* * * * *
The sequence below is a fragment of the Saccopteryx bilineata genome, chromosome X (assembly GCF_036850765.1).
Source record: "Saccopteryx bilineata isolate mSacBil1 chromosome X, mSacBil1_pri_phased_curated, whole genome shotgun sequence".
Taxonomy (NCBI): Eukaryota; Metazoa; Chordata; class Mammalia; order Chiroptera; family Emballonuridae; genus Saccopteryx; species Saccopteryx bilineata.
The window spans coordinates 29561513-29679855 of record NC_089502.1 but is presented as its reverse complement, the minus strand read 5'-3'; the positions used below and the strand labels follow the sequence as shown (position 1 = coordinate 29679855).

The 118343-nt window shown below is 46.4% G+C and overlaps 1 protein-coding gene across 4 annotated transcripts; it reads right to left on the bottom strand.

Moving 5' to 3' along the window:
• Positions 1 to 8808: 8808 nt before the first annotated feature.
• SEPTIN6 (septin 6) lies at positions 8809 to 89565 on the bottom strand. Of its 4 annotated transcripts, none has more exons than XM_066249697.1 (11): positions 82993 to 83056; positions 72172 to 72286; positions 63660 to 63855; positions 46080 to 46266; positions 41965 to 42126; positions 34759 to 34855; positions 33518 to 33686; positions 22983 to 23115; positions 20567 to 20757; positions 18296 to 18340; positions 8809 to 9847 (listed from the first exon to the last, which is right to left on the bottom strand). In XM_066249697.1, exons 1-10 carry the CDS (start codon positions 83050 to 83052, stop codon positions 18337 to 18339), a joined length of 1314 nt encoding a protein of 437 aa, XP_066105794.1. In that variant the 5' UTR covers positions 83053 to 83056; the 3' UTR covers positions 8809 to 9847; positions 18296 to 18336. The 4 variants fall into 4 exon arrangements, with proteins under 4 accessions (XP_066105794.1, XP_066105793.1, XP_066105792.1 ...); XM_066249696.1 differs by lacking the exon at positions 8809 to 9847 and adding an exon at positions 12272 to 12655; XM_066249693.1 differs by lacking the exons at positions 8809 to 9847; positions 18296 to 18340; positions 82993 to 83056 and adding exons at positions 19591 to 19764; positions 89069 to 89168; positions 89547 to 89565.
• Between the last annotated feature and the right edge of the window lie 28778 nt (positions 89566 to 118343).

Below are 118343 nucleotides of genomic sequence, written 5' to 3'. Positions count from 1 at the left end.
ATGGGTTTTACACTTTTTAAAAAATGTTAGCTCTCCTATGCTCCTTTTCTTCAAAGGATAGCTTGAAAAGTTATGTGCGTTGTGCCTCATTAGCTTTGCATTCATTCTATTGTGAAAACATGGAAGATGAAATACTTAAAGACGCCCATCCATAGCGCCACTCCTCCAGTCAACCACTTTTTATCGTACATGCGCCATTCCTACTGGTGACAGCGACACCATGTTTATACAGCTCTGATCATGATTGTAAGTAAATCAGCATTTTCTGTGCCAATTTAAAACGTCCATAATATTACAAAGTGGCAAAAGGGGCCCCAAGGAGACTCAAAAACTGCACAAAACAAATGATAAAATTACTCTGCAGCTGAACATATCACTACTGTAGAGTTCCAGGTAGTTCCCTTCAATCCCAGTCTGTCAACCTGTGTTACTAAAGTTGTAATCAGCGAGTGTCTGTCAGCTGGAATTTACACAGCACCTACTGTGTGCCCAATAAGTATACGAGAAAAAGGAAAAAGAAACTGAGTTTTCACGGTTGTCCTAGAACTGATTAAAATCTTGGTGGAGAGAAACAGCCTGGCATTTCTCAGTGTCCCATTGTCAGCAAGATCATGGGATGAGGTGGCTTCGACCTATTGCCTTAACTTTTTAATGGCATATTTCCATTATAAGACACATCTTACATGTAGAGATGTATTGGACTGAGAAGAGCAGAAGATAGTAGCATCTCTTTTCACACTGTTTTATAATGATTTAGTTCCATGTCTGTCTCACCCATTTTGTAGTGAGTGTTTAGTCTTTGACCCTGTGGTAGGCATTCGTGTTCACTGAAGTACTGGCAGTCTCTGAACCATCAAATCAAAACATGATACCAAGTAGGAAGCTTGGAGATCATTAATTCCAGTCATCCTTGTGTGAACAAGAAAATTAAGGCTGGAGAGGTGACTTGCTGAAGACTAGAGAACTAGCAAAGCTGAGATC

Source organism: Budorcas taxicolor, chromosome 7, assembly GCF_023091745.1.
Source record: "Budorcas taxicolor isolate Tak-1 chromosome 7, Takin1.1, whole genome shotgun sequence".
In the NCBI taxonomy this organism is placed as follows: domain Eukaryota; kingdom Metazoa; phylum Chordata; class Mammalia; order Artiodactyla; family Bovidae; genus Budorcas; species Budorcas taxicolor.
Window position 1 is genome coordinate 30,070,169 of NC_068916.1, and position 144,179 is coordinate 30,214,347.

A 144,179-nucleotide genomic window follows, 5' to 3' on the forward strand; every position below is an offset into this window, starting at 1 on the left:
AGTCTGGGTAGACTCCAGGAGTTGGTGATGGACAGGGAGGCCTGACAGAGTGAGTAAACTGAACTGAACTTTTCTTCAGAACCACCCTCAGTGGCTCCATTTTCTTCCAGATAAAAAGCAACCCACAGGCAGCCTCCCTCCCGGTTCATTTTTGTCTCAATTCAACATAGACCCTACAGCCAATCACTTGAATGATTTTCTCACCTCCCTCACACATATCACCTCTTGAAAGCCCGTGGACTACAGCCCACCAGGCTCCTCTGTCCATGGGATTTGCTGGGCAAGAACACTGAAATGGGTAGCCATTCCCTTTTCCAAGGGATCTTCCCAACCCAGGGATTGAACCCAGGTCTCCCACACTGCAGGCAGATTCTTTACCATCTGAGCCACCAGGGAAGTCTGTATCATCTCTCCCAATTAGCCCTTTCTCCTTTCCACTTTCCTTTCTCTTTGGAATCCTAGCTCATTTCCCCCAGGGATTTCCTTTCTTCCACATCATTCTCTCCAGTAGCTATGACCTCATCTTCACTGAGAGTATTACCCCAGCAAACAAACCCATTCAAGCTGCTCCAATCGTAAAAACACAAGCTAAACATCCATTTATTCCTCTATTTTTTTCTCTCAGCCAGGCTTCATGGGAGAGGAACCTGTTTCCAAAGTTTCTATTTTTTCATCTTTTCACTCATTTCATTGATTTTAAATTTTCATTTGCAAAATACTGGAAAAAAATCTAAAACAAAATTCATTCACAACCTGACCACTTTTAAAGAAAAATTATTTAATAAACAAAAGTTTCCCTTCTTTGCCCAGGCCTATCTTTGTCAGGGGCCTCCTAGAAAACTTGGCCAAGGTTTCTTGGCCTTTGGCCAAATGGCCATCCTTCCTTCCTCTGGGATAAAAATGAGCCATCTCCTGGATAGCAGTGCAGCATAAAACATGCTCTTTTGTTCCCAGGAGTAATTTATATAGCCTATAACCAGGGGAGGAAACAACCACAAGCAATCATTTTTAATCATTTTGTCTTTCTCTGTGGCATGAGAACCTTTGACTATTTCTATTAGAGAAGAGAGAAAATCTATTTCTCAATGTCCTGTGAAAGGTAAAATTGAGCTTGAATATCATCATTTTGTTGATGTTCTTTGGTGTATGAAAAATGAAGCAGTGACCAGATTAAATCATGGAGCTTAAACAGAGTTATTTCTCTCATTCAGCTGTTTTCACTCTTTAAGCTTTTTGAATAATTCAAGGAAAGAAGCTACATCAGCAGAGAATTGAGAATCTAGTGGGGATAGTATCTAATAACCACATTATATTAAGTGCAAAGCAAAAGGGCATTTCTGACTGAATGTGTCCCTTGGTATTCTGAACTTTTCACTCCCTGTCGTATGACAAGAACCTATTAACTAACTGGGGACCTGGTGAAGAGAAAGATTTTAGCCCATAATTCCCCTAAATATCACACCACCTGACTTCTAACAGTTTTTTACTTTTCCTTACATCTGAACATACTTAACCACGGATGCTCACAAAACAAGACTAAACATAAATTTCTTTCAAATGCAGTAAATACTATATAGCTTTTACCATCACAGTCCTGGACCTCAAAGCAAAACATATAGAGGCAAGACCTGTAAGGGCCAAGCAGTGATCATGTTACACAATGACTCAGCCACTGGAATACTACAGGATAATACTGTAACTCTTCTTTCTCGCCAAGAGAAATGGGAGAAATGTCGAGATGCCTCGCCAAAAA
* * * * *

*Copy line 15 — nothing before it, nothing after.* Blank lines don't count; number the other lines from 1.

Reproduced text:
Window position 1 is genome coordinate 30,070,169 of NC_068916.1, and position 144,179 is coordinate 30,214,347.